Too often we get too caught up in focusing on work when, in fact, we need to be focusing on the human. The work is getting done by the human, remember?

By prioritizing the well-being and needs of your team members, you not only support them as individuals but also ensure that the work gets done more effectively.

→ Happy and cared-for humans make for productive and efficient work.
Remember that.

Don’t let getting together happen by accident.

If we don’t make the time to get together, we won’t get together. Don’t let it happen by happenstance.

Here is the thing. I am not advocating meeting for the sake of meeting.

I’m advocating getting together as human beings to connect, share, and collaborate meaningfully. It's about creating opportunities to build relationships, exchange ideas, and support each other, both professionally and personally.

Intentional gatherings are crucial for fostering a strong team dynamic and ensuring everyone feels valued and heard. Make it a point to schedule these interactions deliberately; don’t just leave them to chance.

→ This ensures that you and your team aren’t just co-workers, but a cohesive, connected community.

Your time compounds your team’s time.

Think of your time as an investment in your team. When you spend just 5 minutes with a team member, it's not just those 5 minutes that count. That short amount of time can energize and motivate your team member for the entire day. It's like your 5 minutes gets multiplied, turning into a whole day's worth of positive impact and productivity.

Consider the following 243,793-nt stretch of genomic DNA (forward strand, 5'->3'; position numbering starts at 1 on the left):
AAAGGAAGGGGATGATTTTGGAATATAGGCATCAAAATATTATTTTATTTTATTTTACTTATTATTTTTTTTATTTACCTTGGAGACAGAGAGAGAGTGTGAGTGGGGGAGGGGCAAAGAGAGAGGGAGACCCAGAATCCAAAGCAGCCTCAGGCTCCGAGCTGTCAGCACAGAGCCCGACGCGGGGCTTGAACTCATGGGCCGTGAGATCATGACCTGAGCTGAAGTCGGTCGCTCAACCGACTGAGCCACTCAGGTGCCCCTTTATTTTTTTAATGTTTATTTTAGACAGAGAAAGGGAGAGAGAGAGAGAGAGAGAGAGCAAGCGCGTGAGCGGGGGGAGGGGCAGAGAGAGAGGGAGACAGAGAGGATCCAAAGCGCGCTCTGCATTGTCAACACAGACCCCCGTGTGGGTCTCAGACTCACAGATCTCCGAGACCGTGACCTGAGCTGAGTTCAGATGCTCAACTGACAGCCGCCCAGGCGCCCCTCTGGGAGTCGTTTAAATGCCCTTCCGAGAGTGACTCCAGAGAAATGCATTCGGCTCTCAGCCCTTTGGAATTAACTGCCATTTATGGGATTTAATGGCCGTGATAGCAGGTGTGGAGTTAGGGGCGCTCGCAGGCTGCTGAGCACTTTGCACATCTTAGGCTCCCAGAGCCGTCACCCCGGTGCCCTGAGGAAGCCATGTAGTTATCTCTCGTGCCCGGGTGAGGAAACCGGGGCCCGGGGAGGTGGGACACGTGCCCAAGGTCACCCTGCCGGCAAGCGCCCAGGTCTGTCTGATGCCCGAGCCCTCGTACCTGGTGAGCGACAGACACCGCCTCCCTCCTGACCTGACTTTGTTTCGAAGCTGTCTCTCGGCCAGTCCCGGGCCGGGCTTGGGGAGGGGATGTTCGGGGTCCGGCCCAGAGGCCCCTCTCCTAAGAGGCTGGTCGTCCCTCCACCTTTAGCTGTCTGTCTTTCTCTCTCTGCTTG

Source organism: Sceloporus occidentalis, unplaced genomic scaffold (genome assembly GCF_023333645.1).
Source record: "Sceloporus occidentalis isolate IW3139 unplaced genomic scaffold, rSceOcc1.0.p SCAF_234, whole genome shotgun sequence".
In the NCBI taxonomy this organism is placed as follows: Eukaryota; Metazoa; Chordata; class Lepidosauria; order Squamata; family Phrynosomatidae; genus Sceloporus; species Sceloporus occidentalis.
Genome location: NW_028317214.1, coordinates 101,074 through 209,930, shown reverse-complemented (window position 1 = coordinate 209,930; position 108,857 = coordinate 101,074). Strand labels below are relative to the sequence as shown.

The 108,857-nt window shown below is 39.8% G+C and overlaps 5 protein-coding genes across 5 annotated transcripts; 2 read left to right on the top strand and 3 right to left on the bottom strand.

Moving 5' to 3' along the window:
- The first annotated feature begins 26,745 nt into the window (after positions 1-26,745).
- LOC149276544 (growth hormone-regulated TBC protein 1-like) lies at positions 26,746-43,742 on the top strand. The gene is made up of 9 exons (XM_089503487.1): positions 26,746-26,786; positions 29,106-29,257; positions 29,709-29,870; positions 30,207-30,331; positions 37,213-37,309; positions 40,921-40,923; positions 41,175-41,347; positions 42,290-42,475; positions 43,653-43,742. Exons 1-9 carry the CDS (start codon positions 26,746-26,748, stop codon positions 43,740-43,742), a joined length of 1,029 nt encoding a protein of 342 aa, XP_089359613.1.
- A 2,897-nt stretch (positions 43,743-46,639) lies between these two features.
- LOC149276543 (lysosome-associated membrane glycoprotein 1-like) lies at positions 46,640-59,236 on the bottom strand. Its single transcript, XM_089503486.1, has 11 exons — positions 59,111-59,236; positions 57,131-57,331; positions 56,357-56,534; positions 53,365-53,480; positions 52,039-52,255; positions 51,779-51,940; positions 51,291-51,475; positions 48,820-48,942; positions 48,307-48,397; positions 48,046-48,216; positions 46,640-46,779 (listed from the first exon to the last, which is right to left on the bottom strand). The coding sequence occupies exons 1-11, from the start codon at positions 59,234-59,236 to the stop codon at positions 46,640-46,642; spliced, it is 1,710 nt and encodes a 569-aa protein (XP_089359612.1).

→ This is how your time can have a compounding effect on your team's time and energy.

Compound latency is your problem. Not your team’s problem.

You know.

A compounding effect of time because things are taking too long get done. You are blaming it on time zones and differing schedules. You are frustrated because things aren’t getting done.

It’s your fault and not your team’s. You are not using the tools available in the market to eliminate this perceived problem.

→ Instead, use time zones and geography to your advantage, lengthening your work day to 24 hours.

Take on the responsibilities of the people you hired. It is not their fault.

I will keep this point simple. If the person you hire doesn’t work out or isn’t working, it’s not their fault. It is yours.

Rather than rushing to fill a position with just any candidate, it's crucial to exercise patience and select the right human for the role. Remember, as an employer, you play a key role in their success; it's your responsibility to support and guide them, not merely theirs to perform.

→ It’s easy to just “hire someone” then complain when they aren’t working. Don’t.

That’s it! I hope you find these tips helpful for you as you continue to lead, build and develop your remote work team.

Until tomorrow, Business Athlete Nation,


P.S. I value feedback—good or bad. If you received this post in your inbox, hit the reply button and tell me your thoughts about the content you’re receiving from me. Alternatively, send me a DM over at LinkedIn.

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Live in the Lab with Keith Bilous is a daily LIVE talk show for creators, entrepreneurs, business leaders, athletes and startup founders. We share interesting stories from interesting people to entertain, inspire, and inform you.